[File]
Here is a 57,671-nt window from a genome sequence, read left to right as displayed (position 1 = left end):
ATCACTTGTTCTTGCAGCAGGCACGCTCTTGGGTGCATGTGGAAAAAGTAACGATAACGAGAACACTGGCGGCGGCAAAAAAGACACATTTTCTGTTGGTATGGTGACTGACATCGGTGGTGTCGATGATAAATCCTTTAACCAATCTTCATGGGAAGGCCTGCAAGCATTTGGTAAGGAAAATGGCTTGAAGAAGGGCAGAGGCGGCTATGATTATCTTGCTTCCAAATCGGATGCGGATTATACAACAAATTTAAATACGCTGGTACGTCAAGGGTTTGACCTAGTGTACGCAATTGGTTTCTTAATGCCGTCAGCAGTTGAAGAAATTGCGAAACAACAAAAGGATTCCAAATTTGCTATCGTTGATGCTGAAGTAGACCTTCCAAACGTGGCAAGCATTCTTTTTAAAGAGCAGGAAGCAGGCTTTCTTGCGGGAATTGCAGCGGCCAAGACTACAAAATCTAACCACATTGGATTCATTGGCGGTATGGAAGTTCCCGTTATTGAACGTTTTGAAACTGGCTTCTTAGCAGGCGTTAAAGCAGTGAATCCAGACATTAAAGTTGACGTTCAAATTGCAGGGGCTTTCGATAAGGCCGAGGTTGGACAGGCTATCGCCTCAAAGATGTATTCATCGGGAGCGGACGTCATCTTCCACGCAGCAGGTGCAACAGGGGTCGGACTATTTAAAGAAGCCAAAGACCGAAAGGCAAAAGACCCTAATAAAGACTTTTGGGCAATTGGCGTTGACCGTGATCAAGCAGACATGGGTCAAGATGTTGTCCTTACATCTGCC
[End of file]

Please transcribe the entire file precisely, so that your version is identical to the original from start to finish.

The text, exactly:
Here is a 57,671-nt window from a genome sequence, read left to right as displayed (position 1 = left end):
ATCACTTGTTCTTGCAGCAGGCACGCTCTTGGGTGCATGTGGAAAAAGTAACGATAACGAGAACACTGGCGGCGGCAAAAAAGACACATTTTCTGTTGGTATGGTGACTGACATCGGTGGTGTCGATGATAAATCCTTTAACCAATCTTCATGGGAAGGCCTGCAAGCATTTGGTAAGGAAAATGGCTTGAAGAAGGGCAGAGGCGGCTATGATTATCTTGCTTCCAAATCGGATGCGGATTATACAACAAATTTAAATACGCTGGTACGTCAAGGGTTTGACCTAGTGTACGCAATTGGTTTCTTAATGCCGTCAGCAGTTGAAGAAATTGCGAAACAACAAAAGGATTCCAAATTTGCTATCGTTGATGCTGAAGTAGACCTTCCAAACGTGGCAAGCATTCTTTTTAAAGAGCAGGAAGCAGGCTTTCTTGCGGGAATTGCAGCGGCCAAGACTACAAAATCTAACCACATTGGATTCATTGGCGGTATGGAAGTTCCCGTTATTGAACGTTTTGAAACTGGCTTCTTAGCAGGCGTTAAAGCAGTGAATCCAGACATTAAAGTTGACGTTCAAATTGCAGGGGCTTTCGATAAGGCCGAGGTTGGACAGGCTATCGCCTCAAAGATGTATTCATCGGGAGCGGACGTCATCTTCCACGCAGCAGGTGCAACAGGGGTCGGACTATTTAAAGAAGCCAAAGACCGAAAGGCAAAAGACCCTAATAAAGACTTTTGGGCAATTGGCGTTGACCGTGATCAAGCAGACATGGGTCAAGATGTTGTCCTTACATCTGCC